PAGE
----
Oswald Rivera

Author, Warrior, and Teacher

Tag: Tahini

Potatoes Stuffed with Hummus

This is the easiest appetizer to prepare—short of filling a plate with crackers and cheese. It is simple and delicious. Most everyone likes hummus, the thick spread made from chickpeas and (sometimes) sesame seeds, and which had become very popular worldwide over the last two decades or so. Given that fact, what’s easier than stuffing potatoes with it? Not only that, it’s a great beginning to any meal.

In the recipe given I use baby potatoes. But you can use regular Maine or Idaho potatoes. I know friends who prefer big potatoes with the hummus. To me, this is more of a first course than a run-of-the-mill appetizer. Use whatever suits best.


1 bag (24 ounces or so) baby yellow and/or red potatoes, washed and scrubbed (not peeled)
1 tub (8-10 ounces) hummus, plain or any flavor desired.

1. Fill a medium pot or pan with water.
2. Bring to a boil. Add potatoes and boil until fork-tender. Do not overcook.
3. Drain. Let the potatoes cool (or rinse under cold running water for faster preparation). Cut the top third off from each potato, and just enough from the bottom so that it can stand upright.
4. Scoop out insides of each potato without cutting or collapsing the sides. Using a small spoon, stuff humus into the cavity.
5. Place on a serving dish or platter, and serve.
    Yield: about 10 stuffed potatoes. 


When I was a youngster growing up back on the block, we never heard of hummus. It wasn’t until my early adult-hood that I became aware of this Middle Eastern savory. Today its is ubiquitous. You see it everywhere. No party, wedding, birthday bash, or social function would be complete without it. It’s used as a spread, dip, or pita filling. Most people get it in the supermarket, with all the additives that come with it to preserve shelf-life. However, some of us would never buy the store bought stuff. Why? Because it is so EASY to make. Ten minutes, top, and you have grade A hummus.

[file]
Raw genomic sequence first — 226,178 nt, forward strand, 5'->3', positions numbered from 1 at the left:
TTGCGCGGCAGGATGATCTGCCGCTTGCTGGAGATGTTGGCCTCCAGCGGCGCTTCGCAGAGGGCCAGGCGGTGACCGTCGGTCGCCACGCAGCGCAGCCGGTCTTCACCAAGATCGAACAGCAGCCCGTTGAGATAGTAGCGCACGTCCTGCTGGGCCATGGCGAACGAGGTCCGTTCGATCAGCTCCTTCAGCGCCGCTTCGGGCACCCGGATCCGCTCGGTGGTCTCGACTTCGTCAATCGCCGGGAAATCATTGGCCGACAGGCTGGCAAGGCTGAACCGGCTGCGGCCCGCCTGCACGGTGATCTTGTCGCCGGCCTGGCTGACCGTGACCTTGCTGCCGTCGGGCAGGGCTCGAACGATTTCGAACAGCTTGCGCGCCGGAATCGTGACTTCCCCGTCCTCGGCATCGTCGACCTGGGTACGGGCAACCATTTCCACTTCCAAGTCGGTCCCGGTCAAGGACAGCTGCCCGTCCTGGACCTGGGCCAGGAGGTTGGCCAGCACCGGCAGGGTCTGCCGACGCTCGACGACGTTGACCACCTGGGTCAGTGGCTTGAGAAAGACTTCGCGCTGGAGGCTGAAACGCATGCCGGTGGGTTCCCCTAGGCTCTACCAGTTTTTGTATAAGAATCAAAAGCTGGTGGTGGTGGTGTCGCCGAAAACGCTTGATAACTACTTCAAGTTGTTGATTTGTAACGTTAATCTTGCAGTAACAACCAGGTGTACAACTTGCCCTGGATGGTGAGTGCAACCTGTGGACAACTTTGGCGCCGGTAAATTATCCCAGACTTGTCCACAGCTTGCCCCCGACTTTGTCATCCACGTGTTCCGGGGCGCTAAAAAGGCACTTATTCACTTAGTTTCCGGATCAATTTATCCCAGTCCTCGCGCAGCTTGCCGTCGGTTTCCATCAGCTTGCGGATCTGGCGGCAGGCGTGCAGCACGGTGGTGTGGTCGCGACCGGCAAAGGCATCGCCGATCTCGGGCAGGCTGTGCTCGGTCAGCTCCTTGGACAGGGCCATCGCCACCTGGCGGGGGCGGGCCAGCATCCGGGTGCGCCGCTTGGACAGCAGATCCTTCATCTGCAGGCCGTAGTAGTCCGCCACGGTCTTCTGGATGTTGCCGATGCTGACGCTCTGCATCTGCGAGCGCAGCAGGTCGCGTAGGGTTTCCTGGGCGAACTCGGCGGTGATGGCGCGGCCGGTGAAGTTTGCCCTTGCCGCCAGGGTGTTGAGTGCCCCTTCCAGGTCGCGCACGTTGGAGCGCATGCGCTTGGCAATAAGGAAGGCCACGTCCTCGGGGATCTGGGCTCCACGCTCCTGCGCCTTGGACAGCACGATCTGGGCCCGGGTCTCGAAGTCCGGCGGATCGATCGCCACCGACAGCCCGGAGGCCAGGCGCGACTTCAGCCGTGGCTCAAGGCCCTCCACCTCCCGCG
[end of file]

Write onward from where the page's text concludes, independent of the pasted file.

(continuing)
Hummus is a concoction of chick peas (garbanzo beans), Tahini, or sesame seed paste. I use Tahini, which can be found in any store and is simply pureed roasted sesame seeds. Apart from using hummus as dip or over veggies, I like it over rice. Try it. It’ll spice up the old grain. But my favorite hummus recipe is with pasta and olives. Simple: cook any tubular pasta (penne, macaroni, rigatoni, ditalini, etc.) as per package directions. Drain, then add a cup of hummus, and one (6-oz) can medium or large black olives (drained under cold running water to remove excess salt, and sliced). Mix it all together, and you have a great, delish pasta dish. Quick and Nutritious.

Of course, you need to make the hummus first. So, here is my quick hummus recipe. You’ll never buy the shelf stuff ever again.


1 (15-oz) can garbanzo beans (chick peas)

1/3 cup Tahini

1/4 cup lemon juice

3 cloves garlic, peeled and halved

ground black pepper to taste

1 teaspoon olive oil

1. Place all ingredients, except the olive oil, in a blender or food processor. Blend until smooth.

2. Transfer to a serving bowl or dish. Drizzle olive oil over the mixture and serve.

Yield: about 2 cups (the recipe can be doubled for additional servings)

NOTE: Some people like to add cumin (about 1 teaspoon) and a pinch of paprika to the recipe for a more pronounced Middle Eastern flavor. Do whatever suits you best.

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